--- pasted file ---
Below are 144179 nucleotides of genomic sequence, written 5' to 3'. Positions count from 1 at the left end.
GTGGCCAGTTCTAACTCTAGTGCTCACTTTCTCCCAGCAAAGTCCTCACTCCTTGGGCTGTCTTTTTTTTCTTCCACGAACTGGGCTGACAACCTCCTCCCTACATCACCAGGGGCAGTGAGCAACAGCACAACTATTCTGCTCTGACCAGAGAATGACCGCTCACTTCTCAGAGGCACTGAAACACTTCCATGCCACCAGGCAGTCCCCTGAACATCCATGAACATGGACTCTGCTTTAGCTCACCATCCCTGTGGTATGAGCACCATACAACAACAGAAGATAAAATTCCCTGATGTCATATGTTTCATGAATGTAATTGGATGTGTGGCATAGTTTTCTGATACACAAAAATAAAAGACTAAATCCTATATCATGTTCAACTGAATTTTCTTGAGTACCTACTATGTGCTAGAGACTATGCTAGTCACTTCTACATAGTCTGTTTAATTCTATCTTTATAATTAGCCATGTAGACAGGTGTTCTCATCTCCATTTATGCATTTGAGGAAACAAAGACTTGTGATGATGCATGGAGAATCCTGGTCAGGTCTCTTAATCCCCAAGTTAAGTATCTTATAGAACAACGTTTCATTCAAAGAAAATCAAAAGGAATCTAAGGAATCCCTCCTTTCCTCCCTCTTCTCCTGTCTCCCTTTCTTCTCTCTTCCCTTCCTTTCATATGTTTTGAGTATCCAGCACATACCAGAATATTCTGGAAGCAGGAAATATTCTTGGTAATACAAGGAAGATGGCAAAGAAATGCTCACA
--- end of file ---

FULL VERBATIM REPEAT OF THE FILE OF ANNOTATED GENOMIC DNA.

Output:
Below are 144179 nucleotides of genomic sequence, written 5' to 3'. Positions count from 1 at the left end.
GTGGCCAGTTCTAACTCTAGTGCTCACTTTCTCCCAGCAAAGTCCTCACTCCTTGGGCTGTCTTTTTTTTCTTCCACGAACTGGGCTGACAACCTCCTCCCTACATCACCAGGGGCAGTGAGCAACAGCACAACTATTCTGCTCTGACCAGAGAATGACCGCTCACTTCTCAGAGGCACTGAAACACTTCCATGCCACCAGGCAGTCCCCTGAACATCCATGAACATGGACTCTGCTTTAGCTCACCATCCCTGTGGTATGAGCACCATACAACAACAGAAGATAAAATTCCCTGATGTCATATGTTTCATGAATGTAATTGGATGTGTGGCATAGTTTTCTGATACACAAAAATAAAAGACTAAATCCTATATCATGTTCAACTGAATTTTCTTGAGTACCTACTATGTGCTAGAGACTATGCTAGTCACTTCTACATAGTCTGTTTAATTCTATCTTTATAATTAGCCATGTAGACAGGTGTTCTCATCTCCATTTATGCATTTGAGGAAACAAAGACTTGTGATGATGCATGGAGAATCCTGGTCAGGTCTCTTAATCCCCAAGTTAAGTATCTTATAGAACAACGTTTCATTCAAAGAAAATCAAAAGGAATCTAAGGAATCCCTCCTTTCCTCCCTCTTCTCCTGTCTCCCTTTCTTCTCTCTTCCCTTCCTTTCATATGTTTTGAGTATCCAGCACATACCAGAATATTCTGGAAGCAGGAAATATTCTTGGTAATACAAGGAAGATGGCAAAGAAATGCTCACA